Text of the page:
Televisual and filmic projected imagery in live performance is now a ubiquitous component of commercial and experimental theatre and performance practice, and in Chapter 4, Salter narrates the history of this form and outlines the high points. Again, the history of screened and projection technologies in performance is well-trodden and Salter rehearses the innovations of Paik, Vostell, The Kitchen and the Wooster Group, while drawing out some fascinating and overlooked productions such as Carl Weber's production of Handke's Kaspar at the Brooklyn Academy of Music (1973). It is a pleasure to see the lesser-known work of companies and artists such as Squat and Ping Chong brought to bear on this history. It is this attention to detail that makes Salter's work valuable.

The book is highly selective regarding any theoretical models that have been applied to this field of study, however, and there is little in the way of an acknowledgment of the concurrent theoretical discussions that took place in the fields of aesthetics, digital culture and theatre and performance studies. David Savran on the Wooster Group, Michael Kirby or G√ľnter Berghaus on Futurist Performance, Sue-Ellen Case on gender politics in technology, Philip Auslander on questions of liveness, Steve Dixon or Johannes Birringer on digital performance and dance receive little in the way of attribution. In Salter's defense, there would hardly have been room for any further material to be introduced into this lengthy study, which adds up to 460 pages. The focus of the book is the technological innovations and reconfigurations of performance practice considered through a cultural materialist reading.

Essentially, this a book interested in the practices and strategies of the artists and less with a critical perspective. It is a book by a scholar working in practice-based research, and his concern with practice over theory is evident. Salter's own work in technologized performance is presented as part of the book, and the reader can consider his work within the larger history rehearsed. I don't mean to suggest that the work is following the current vogue of anti-intellectualism in academia, nor is it anti-theoretical. In fact, the sheer density of the text is testament to its intelligence and complex retellings. Nonetheless, it is important to acknowledge the bias of the text toward practice to an extreme exclusion of the wider field of digital and techno culture and performance studies. So, where a theoretical question from Avital Ronell on a Heideggerian question concerning technology may be missing, there will be an inclusion of the lesser-known but vital work of Matt Heckert of Survival Research Labs. Where there may be no substantial reflection on Benjamin's ‘Work of Art in the Age of Mechanical Reproduction,’ there will be multiple examples of rarely discussed performance works.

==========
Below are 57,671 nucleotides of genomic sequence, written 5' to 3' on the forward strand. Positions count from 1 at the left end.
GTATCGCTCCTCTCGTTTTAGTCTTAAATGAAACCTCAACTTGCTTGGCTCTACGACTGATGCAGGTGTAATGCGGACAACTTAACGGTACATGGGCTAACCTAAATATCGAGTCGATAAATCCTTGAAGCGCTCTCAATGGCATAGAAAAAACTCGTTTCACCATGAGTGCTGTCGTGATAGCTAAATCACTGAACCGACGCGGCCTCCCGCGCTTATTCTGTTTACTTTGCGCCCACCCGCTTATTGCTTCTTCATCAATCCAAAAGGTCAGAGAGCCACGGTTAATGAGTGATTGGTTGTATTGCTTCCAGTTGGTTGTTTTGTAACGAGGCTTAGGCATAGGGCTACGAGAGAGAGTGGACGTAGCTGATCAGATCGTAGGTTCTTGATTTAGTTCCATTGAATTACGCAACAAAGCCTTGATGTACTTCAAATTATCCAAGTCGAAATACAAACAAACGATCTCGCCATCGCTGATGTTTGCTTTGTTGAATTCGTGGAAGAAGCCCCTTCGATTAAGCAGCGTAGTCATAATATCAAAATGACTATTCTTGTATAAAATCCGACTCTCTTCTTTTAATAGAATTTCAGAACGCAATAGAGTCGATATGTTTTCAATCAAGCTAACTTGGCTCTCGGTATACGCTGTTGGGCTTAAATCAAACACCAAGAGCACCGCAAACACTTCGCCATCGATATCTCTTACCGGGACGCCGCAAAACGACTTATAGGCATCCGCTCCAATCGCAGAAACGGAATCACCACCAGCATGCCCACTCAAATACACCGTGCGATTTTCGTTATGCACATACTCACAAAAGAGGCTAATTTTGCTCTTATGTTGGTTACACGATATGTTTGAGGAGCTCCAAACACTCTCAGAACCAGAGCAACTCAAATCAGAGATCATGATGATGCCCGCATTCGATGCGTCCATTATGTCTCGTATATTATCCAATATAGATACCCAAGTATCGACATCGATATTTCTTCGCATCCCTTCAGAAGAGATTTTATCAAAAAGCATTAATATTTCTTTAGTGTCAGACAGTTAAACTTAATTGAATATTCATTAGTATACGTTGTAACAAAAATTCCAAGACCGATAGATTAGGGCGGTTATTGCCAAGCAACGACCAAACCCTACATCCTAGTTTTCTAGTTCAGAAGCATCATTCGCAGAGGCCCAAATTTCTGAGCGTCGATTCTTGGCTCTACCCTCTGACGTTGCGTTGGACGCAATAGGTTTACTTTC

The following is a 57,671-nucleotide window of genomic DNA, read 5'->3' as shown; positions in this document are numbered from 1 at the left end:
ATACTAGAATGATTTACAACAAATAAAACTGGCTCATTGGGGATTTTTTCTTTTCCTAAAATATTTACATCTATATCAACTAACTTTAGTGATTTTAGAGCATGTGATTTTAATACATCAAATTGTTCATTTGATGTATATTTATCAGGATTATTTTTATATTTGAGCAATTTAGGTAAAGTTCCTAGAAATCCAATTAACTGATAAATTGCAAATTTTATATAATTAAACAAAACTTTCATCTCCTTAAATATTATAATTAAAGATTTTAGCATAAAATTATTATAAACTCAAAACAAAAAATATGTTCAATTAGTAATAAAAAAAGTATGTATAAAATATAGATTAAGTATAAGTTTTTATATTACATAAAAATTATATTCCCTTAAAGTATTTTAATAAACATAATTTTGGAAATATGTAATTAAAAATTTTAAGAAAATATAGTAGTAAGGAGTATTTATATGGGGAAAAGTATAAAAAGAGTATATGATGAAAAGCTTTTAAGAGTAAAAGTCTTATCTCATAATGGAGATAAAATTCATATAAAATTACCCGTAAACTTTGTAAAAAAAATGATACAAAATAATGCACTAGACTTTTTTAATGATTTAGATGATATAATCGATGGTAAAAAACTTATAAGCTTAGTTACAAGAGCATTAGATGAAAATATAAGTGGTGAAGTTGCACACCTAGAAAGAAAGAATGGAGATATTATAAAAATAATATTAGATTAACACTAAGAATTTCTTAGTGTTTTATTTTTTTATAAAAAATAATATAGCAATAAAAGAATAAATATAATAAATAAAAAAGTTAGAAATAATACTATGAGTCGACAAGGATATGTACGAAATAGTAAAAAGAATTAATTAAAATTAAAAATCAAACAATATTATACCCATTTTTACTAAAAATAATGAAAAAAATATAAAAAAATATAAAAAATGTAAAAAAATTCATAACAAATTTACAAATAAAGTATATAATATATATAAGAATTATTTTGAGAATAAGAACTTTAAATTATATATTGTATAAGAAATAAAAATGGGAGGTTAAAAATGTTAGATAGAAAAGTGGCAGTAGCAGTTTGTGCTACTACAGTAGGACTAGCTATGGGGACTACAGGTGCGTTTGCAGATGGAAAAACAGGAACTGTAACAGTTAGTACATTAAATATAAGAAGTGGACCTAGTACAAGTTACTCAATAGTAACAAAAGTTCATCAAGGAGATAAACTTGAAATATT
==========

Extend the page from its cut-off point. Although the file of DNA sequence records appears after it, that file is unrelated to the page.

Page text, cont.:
For me, when Salter's arguments work best is when he reads the performance practices as if they were theory and follows their response to the technoculture they inhabit. Even with this reservation, I do not underestimate the high quality of the research, the exhaustive detail of the documentation and the depth of the reflection on the topics. It is a smart and important work.

The remainder of the book contains chapters on sound experimentation; bodies in technological spaces; transformed, extended and altered machines/mechanicals; and finally, interactivity. The rhetorical strategy remains the same, with a plethora of examples compiled and organized against a materialist concern for what happens on the stage, the gallery space, or the screen. Chris Salter's Entangled is an important and valuable contribution to the fields of theatre and performance and digital culture. I have already made use of the text several times in my seminar on the ‘History and Theory of Digital Art.’ Thus, the usability factor is very high, indeed.

About the Author

Dr Matthew Causey is Associate Professor in Drama at Trinity College Dublin where he is Director of the Arts Technology Research Laboratory. His book Theatre and Performance in Digital Culture: From Simulation to Embeddedness is published by Routledge.